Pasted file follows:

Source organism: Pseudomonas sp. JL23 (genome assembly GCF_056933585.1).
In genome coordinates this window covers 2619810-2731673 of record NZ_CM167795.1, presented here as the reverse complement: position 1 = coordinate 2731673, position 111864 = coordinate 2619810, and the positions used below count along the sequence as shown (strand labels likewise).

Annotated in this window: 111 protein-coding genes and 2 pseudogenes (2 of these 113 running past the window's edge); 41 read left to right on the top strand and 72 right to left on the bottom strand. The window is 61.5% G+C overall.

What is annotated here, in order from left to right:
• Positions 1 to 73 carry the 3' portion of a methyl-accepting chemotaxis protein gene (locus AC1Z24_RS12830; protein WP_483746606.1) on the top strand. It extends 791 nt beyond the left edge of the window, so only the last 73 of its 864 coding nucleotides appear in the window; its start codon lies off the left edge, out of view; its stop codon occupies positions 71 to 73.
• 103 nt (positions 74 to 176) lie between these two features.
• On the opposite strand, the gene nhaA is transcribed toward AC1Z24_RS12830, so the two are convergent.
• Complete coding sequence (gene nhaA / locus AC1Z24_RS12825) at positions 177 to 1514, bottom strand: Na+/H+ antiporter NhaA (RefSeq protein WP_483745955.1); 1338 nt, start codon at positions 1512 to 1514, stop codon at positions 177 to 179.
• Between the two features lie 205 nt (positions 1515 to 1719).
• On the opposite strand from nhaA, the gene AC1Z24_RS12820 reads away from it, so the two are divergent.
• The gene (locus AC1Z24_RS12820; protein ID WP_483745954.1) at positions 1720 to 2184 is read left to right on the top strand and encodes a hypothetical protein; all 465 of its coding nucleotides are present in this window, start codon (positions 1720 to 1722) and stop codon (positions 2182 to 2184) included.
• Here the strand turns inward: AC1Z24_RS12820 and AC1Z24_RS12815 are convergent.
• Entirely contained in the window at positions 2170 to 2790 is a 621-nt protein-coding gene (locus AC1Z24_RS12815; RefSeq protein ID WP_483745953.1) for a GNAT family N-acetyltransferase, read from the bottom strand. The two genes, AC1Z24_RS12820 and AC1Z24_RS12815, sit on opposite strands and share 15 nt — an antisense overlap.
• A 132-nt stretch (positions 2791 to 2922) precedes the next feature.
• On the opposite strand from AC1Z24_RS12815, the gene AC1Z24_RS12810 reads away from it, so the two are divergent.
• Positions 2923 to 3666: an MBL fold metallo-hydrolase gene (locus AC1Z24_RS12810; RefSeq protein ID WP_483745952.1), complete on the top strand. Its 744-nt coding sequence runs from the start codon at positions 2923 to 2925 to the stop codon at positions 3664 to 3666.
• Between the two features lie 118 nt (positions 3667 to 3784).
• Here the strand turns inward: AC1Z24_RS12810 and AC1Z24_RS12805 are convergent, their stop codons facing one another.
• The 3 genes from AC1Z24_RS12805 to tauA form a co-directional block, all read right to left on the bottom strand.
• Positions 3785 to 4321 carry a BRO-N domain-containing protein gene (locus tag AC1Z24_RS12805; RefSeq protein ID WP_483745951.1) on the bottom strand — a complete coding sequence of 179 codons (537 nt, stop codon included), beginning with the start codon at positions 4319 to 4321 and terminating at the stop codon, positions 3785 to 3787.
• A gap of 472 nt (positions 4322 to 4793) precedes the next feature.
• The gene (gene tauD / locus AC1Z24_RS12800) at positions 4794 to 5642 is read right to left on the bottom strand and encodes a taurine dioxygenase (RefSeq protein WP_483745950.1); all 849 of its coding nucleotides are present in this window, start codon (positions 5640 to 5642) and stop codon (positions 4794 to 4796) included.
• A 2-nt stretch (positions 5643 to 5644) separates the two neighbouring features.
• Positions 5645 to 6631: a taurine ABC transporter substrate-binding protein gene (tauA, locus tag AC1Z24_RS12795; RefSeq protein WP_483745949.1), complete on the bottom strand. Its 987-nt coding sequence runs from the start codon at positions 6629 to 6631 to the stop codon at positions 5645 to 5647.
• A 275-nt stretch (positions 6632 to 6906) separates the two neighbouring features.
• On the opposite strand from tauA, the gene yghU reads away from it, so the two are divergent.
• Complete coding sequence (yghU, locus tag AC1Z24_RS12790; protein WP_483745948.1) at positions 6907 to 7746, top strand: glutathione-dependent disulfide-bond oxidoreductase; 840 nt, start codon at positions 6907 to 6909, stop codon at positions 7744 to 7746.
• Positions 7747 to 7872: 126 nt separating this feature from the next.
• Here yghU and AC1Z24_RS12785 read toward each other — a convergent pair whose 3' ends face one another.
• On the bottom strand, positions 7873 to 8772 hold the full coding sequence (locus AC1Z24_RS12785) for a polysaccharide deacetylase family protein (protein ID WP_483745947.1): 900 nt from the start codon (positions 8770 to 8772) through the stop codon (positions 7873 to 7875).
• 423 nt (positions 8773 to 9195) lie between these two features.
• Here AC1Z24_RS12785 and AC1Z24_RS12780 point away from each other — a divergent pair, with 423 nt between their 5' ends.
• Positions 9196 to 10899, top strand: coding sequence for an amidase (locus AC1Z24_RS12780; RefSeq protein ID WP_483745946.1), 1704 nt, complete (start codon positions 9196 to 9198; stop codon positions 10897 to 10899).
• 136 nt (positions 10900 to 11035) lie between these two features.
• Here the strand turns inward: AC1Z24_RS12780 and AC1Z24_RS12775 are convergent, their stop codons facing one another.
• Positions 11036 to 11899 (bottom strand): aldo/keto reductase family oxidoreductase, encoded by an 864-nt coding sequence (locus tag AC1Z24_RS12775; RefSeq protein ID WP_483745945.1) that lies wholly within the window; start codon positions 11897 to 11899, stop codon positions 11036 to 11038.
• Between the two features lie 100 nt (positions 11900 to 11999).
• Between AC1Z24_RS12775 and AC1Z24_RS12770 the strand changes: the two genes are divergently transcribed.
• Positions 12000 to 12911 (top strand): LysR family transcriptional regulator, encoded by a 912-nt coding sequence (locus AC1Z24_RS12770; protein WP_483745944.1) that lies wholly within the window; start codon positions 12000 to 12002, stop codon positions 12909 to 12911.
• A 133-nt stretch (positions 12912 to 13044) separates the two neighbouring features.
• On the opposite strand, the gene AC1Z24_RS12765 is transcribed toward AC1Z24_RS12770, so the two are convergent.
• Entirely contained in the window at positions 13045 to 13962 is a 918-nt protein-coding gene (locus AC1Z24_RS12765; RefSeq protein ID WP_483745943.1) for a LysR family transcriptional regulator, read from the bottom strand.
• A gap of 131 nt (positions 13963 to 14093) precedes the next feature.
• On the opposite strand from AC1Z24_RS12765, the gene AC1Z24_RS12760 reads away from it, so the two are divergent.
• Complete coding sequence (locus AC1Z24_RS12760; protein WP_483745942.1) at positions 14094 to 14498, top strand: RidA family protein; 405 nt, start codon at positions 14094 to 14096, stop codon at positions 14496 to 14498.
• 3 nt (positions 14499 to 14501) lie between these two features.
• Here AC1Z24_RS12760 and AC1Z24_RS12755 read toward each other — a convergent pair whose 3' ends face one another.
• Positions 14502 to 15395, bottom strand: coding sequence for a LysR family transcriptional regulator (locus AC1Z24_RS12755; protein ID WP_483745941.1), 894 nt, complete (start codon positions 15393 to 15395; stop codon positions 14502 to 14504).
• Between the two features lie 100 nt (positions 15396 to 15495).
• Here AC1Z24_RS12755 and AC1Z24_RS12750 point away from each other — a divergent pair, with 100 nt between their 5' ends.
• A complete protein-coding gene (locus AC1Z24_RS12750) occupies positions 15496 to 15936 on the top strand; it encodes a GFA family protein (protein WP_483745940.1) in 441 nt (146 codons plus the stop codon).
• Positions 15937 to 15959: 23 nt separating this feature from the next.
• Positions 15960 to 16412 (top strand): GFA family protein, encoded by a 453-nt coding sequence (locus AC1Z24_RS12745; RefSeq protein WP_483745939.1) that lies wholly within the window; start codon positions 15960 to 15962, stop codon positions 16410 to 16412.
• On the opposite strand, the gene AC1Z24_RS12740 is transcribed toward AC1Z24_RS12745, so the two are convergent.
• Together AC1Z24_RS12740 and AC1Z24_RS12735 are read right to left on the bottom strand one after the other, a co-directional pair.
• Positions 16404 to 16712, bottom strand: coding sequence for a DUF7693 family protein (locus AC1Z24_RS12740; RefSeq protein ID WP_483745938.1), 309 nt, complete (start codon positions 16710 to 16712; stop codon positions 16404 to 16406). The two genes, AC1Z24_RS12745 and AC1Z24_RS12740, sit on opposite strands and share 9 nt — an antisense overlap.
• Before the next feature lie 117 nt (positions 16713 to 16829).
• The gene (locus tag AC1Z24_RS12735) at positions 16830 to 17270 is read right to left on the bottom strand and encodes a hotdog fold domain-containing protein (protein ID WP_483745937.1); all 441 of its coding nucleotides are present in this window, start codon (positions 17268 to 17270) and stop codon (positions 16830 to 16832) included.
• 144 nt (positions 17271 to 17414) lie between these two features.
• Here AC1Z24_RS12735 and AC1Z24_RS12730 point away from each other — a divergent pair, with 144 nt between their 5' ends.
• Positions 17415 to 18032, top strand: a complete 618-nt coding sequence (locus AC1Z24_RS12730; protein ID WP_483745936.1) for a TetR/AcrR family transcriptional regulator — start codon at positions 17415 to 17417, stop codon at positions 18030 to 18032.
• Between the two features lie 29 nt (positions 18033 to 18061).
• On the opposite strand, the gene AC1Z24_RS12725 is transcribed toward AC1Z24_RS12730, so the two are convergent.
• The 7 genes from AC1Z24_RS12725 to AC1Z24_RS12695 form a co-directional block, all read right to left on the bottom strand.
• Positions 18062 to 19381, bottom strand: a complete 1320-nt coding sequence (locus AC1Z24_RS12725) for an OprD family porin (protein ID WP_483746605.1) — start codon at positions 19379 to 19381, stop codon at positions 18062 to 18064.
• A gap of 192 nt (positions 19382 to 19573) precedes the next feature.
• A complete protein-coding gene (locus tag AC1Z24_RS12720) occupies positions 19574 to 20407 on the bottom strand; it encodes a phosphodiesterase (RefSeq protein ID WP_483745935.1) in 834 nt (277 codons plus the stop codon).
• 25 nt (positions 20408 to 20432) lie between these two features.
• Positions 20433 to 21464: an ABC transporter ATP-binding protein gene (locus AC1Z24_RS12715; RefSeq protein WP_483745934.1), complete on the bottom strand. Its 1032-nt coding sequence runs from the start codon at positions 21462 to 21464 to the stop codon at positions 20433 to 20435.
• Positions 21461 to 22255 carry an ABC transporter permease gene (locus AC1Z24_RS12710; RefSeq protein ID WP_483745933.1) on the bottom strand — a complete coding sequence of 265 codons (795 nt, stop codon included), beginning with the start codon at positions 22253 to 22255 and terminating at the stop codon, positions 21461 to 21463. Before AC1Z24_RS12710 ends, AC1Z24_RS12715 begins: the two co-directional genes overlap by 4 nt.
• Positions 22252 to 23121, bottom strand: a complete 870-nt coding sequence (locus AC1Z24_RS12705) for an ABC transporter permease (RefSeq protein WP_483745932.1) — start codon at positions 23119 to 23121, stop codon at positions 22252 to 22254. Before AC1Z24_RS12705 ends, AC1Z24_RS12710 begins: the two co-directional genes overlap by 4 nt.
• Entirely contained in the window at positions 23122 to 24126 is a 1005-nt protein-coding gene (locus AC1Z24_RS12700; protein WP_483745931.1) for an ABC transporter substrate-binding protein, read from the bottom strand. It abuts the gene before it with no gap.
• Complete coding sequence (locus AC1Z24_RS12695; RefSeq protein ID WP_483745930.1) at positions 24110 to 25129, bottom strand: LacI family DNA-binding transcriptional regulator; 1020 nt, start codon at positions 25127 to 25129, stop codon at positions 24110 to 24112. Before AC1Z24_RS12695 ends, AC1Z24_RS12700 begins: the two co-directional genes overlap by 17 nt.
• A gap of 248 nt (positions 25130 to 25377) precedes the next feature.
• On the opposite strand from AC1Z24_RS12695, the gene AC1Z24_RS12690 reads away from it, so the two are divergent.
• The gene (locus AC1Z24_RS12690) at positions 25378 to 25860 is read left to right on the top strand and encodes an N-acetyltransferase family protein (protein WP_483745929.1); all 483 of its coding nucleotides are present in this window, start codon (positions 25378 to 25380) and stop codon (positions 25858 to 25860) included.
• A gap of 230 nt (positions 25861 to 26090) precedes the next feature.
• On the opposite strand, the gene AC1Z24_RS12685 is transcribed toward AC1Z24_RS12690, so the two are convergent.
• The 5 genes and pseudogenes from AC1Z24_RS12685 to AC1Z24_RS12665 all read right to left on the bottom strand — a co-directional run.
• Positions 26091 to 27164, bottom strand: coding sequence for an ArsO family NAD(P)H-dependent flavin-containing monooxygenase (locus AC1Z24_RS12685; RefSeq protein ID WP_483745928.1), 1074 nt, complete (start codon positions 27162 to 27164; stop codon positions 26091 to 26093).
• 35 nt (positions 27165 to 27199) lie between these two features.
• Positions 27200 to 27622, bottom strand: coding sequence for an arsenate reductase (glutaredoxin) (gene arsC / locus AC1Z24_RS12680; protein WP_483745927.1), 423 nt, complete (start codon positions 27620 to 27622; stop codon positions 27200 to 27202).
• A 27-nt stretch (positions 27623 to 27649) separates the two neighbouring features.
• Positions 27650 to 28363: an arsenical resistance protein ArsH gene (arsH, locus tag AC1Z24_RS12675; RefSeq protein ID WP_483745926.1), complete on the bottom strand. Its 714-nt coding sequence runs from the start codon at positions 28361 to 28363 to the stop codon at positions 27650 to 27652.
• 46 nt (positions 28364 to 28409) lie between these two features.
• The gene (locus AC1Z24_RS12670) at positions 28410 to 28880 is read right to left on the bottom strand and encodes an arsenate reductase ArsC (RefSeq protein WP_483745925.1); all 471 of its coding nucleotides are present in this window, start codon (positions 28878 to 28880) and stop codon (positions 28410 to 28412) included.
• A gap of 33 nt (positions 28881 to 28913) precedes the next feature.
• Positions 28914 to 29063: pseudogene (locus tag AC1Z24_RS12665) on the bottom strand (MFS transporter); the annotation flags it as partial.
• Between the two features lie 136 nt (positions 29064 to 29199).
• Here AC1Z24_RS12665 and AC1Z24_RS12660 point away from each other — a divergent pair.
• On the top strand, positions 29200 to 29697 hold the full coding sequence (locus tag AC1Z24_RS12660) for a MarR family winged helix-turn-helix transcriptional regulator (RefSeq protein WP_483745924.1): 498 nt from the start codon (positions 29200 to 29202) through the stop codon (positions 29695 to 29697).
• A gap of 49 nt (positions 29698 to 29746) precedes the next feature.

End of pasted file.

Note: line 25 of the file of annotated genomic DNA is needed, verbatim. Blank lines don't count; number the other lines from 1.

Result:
• A 275-nt stretch (positions 6632 to 6906) separates the two neighbouring features.